Re: Re: declaring integers

*To*: mathgroup at smc.vnet.net*Subject*: [mg13181] Re: [mg13063] Re: declaring integers*From*: David Withoff <withoff>*Date*: Mon, 13 Jul 1998 07:42:29 -0400*Sender*: owner-wri-mathgroup at wolfram.com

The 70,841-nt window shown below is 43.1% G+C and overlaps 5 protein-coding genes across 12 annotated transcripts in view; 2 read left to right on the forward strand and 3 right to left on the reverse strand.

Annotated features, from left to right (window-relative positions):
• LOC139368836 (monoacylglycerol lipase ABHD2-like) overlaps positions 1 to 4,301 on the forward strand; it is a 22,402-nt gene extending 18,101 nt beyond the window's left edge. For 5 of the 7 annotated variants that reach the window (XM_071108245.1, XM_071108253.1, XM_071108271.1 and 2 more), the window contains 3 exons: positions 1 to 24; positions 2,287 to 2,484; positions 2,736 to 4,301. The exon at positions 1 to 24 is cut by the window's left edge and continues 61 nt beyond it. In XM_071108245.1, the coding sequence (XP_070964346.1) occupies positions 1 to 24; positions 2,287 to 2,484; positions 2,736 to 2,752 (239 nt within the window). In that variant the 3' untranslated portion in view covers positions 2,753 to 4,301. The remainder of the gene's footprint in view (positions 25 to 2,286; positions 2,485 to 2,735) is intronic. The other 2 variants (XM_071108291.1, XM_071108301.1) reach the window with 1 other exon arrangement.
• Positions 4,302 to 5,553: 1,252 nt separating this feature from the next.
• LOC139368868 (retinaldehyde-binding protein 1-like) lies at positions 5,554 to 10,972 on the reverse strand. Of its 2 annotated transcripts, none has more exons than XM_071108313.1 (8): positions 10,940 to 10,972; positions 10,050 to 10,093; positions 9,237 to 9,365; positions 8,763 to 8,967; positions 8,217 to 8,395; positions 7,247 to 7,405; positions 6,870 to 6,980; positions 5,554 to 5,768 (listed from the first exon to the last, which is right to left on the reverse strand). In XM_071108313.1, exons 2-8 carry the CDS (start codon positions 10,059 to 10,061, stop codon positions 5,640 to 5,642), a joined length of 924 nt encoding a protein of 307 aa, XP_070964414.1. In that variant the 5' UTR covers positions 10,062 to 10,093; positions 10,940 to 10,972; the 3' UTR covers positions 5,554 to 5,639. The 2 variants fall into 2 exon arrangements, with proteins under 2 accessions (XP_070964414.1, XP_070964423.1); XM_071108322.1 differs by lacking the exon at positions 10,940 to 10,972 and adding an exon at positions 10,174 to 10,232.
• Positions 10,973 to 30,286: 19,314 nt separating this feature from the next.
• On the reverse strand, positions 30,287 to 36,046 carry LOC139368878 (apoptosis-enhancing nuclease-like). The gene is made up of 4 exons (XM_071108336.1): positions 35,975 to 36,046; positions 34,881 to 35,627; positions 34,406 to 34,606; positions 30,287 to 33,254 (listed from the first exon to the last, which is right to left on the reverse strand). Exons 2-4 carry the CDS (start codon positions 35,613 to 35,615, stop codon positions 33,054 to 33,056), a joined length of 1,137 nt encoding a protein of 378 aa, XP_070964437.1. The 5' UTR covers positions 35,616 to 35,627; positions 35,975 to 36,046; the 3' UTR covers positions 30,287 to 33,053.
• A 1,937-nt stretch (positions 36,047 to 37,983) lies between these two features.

> On Tue, 7 Jul 1998, David Withoff wrote: > > > My first question is about the connection you mentioned between declaring > > variable types and whether or not Mathematica is considered a functional > > language, a procedural language, or something else. I don't understand > > what you mean by that. These seem like orthogonal issues to me. > > What I meant is that, in a functional language, using Scheme as a > description > > (foo a (bar b)) > > Results in a procedure object, named foo, which consists of machine code, > being executed, with two values "on the stack" or wherever paramaters are > passed. That code takes the two values, does something, and puts a value > "on the stack" and exits. If it is enclosed in another form, then that > form takes the value on the stack and keeps going. That's a complete > description of "foo". > > It so happens in this example, that the second value came to be "on the > stack" because of another piece of code, which is part of the bar object, > being executed. > > But "foo" doesn't know that! It just takes values and foos them. > > As we discussed in e-mail, > > Plus[Times[2,a],a,b] --> Plus[Times[3,a],b] > > Which means that Plus knows that Times[] was enclosed. > > The distinction is that, for my "foo" example, it makes sense to talk > about those values "on the stack." In that, they are a certain size, or > are in a floating-point register. Or, in a language like scheme, they > could be many different types, where the type is marked in some "magic" > way. > > In the Plus[Times[]] example, one can't really talk about the value being > added. What type is Times[3,a]? It's a symbolic expression. It doesn't > correspond to a piece of computer code with a MUL instruction. It would > have some particular numerical type if we gave "a" a numerical value, > perhaps, but I can't tell you whether the CPU will do a MUL or an FMUL > instruction to compute it. The answer to "What type is Times[3,a]?" can be determined if sufficient information about "a" is available, even if "a" is never given a value. If the computer is told that "a" is a positive real number, for example, then the computer can determine that Times[3,a] is also a positive real number, which would be useful information if one wanted to know if Integrate[Exp[Times[3,a] x],{x,0,Infinity}] was a convergent integral, or if Sqrt[Times[3,a]^2] was equal to Times[3,a]. The whole point of a symbolic manipulation system is to provide for working with expressions where one doesn't know if a result might be computed using a MUL or an FMUL instruction, or what sort of register the result might be stored in if the symbols were given values. One way to address the problem of needing to determine the type of symbolic expressions is to throw the problem away, by considering it an error when symbols don't have values. That's where this aspect of Scheme comes in. Certainly Mathematica can be used that way. There is no requirement that Mathematica symbols be valueless. If symbolic manipulation is to be done, however, then that problem obviously must be faced more directly. Regarding the rest of your message, I enjoyed your description of your struggles to learn a new programming language. I am sure that just about everyone can sympathize with that experience, especially when the learning is affected by details borrowed from another language. For your specific example: > I found myself with a list of anonymous functions which I wanted to apply > to a given argument, in order to end up with a list of the results. > > E.g. {Sin[#1]&, Cos[#1]&,.....}[3.14] --> > > { 0.0, -1.0, .....} was my goal. here are some of the ways to do that in Mathematica: In[1]:= Through[{Sin[#1]&, Cos[#1]&}[3.14]] Out[1]= {0.00159265, -0.999999} In[2]:= Map[#[3.14] &, {Sin[#1]&, Cos[#1]&}] Out[2]= {0.00159265, -0.999999} In[3]:= Table[{Sin[#1]&, Cos[#1]&}[[k]][3.14], {k,2}] Out[3]= {0.00159265, -0.999999} and so forth. Facilities for handling this sort of task in Lisp are sufficiently similar to corresponding facilities in Mathematica that I suspect that any reasonable way of doing this in Lisp could be translated almost directly into Mathematica. When I got too > I give up trying to do it all anonymously and end up with > > apply1 := Function[arg, Apply[#1, List[arg]]&] > > then I use it > > extraplist = Map[Apply[fit90clip[#1, #2, 0.0]&, #1]&, lin3ft]; > t0ex0 = Map[apply1[0.0], extraplist]; > > Hooray! this does what I want. I started wondering what lin3ft and fit90clip were, since it seems that this is equivalent to t0ex0 = Apply[fit90clip[#1, #2, 0.0][0.0] &, lin3ft, {1}] assuming that lin3ft is a list of pairs (data points perhaps?) and fit90clip takes arguments fit90clip[arg1, arg2, arg3][arg4]. If those assumptions aren't correct, I would be curious to know what you were trying to do here. > I don't have Dybvig's book, but the fact that it is the first example > doesn't surprise me. It certainly doesn't represent how apply is actually > *used*. (apply + '(2 2)) is not "proper quoting." It's just a verbose way > to write (+ 2 2). I can't think of a single *useful* way to use quote on > the second argument of apply, outside of a textbook example. > > Just as in Mathematica Apply[Plus, {2,2}] is just a toy example--no one > would do this, because it is just Plus[2,2]. NOTE, however, that this > simple example only works because {2,2} is an input form for for > List[2,2]. Actually, this construction is very common in Mathematica. For example: In[1]:= Apply[Plus, {1, 2, 3, 4, 5}] Out[1]= 15 to compute the sum of a list of numbers, or In[2]:= Mean[data_List] := Apply[Plus, data]/Length[data] In[3]:= Mean[{1, 2, 3, 4, 5}] Out[3]= 3 to compute the mean of a list of numbers. > I'm not trying to identify complaints about Mathematica (although I have > them :-)), just trying to explain that differences between Mathematica and > other languages can cause trouble for someone with expectations based on > those other languages. Good. I can agree with all of that. I'm just surprised that the two languages in question are Lisp and Mathematica. These languages look so similar to me that I had assumed, apparently incorrectly, that Mathematica would seem fairly natural to someone who already knew Lisp. I learned Lisp before I saw Mathematica (before Mathematica existed), and quite the opposite of causing trouble, I found that background to be very helpful in learning Mathematica. I can imagine the transistion from Fortran or C to Mathematica would be harder, but Lisp? I wouldn't have anticipated that that would be a problem. I wish that I could have been there, or that some experienced Mathematica programmer could have been there, to look over your shoulder or offer advice when you were learning Mathematica. If you have occasion to try programming Mathematica again, or for anyone else learning to use the system, there are a number of resources to help in that process, such as contacting technical support, finding an expert to help you out, reading the documentation, investigating one of the dozens of tutorial books, and asking questions in this newsgroup. A certain amount of struggle is an unavoidable part of learning almost anything, but these resources can save a lot of time, and can help clear up puzzlement before it degenerates beyond simple frustration. Dave Withoff Wolfram Research